Thursday, September 19, 2019

Would You Buy a Car That Looked Like This Essay -- Article Review, And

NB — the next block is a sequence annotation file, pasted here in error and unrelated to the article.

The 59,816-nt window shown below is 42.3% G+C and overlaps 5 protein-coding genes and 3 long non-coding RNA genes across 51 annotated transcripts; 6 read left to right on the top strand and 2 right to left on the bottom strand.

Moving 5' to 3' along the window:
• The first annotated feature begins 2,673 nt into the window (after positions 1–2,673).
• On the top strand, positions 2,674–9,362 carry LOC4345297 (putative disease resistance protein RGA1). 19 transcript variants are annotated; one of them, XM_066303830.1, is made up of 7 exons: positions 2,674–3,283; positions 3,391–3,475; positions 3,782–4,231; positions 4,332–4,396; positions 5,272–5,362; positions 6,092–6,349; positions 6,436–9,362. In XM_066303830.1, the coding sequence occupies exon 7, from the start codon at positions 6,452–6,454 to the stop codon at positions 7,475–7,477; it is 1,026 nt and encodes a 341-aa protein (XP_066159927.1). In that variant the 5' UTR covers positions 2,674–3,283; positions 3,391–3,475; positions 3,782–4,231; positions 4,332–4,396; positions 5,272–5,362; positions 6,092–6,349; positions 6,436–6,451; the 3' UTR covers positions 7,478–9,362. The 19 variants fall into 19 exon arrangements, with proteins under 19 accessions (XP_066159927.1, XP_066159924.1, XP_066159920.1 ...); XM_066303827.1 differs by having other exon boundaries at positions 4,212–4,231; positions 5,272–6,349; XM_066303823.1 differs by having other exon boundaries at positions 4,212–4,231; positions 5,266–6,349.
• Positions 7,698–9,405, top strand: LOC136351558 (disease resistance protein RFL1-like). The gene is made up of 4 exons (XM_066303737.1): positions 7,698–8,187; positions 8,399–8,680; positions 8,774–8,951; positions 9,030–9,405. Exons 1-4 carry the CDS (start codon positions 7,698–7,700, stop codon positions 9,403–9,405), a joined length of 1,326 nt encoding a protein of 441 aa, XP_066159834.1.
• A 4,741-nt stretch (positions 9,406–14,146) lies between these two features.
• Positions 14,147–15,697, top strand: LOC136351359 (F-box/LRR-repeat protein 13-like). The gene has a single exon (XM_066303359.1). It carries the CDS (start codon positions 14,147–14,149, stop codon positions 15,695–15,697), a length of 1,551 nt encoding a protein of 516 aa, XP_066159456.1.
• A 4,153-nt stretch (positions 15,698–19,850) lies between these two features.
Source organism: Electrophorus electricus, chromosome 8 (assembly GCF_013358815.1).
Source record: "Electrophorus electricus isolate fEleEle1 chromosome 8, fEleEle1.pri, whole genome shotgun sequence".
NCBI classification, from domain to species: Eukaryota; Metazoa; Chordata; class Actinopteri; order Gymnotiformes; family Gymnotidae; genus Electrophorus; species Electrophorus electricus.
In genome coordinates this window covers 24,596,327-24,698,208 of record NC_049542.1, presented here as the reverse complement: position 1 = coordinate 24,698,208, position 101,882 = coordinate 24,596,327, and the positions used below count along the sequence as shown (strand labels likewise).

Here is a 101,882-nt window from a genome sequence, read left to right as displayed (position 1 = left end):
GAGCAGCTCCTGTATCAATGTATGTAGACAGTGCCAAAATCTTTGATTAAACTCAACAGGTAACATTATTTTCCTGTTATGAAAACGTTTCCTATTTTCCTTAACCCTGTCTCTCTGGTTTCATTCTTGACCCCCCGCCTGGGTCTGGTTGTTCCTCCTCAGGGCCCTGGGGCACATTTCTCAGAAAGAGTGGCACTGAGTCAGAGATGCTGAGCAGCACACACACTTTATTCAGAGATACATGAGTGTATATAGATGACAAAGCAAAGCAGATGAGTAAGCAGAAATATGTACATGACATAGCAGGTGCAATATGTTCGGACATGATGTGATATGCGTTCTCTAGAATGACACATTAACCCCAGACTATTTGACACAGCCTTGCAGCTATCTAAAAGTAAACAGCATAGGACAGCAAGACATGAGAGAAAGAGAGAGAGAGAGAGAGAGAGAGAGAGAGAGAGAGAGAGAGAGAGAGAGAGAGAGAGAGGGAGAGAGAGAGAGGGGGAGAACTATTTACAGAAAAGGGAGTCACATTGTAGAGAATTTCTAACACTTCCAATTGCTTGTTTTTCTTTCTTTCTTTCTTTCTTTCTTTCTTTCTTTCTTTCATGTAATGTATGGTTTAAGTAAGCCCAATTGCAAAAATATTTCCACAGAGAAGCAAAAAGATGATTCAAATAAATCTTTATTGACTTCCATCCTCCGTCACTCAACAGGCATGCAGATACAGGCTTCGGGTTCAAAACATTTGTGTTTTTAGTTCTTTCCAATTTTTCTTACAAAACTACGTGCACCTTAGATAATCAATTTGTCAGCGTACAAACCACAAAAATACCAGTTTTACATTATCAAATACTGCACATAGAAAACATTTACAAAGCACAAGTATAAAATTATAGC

Andrew Simms, a policy director and head of the Climate Change Program for the New Economics Foundation in England, presents his argument about the impact SUV’s have on our roadways, and the air we breathe. â€Å"Would You Buy a Car That Looked like This? â€Å". The title alone gives great insight on what the article is going to be about, (vehicles). â€Å"They clog the streets and litter the pages of weekend colour *supplements. Sport utility vehicles or SUV’s have become badges of middle class aspiration† (Simms 542). Simms opening statement not only gives his opinion on how SUV’s are the new trend, but he also paints a picture of what we see every day driving down our roadways. Simms also compares the tobacco industry’s gap between image and reality to that of SUV’s; stating that the cause and consequences of climate change resemble smoking and cancer. Simms comparison between SUV’s and cigarettes shows how dangerous he believes SUV’s are. Simms believes that the SUV’s we’ve grown to love are dangerous and polluting. Simms describes just how damaging he believes SUV’s to be with a quote, set to become, â€Å"one of the world’s most common causes of death and disability-ahead of TB, HIV, and war† (qtd. in Simms 542). This is a very strong statement; so strong that it causes the reader to question the source. It also promotes an emotional appeal to the reader. Death, war, and HIV are very serious issues; comparing them to SUV’s causes a need for attention. Next Simms addresses how the Global warming conference in two weeks causes urgency for some new thinking on SUV’s. This statement shows Simms concerns about Global warming and the effects from SUV’s. It also shows his need to inform. Then Simms introduces his solution, â€Å"So shouldn’t SUV’s now ... ...countries Simms assumes readers will feel that it’s time for America to acknowledge the SUV Problem too; and also take action. Finally Simms concludes his argument with his labeling solution. Simms proposes setting a threshold guideline; which could be set to trigger the labeling when the efficiency drops below a certain threshold. â€Å"Like those for cigarettes, the warnings could cover 30-50 percent of the vehicles surface area† (Simms 544). Simms also states that this method won’t stop SUV’s from being driven, but would force them to except the consequences of their actions, and help the education drive on global warming and traffic safety .In other words it would help the industry move out of denial. Simms statement shows that he has a realistic view on his solution. Also his conclusion reinforced his idea, promoted thought and gave readers a visual.

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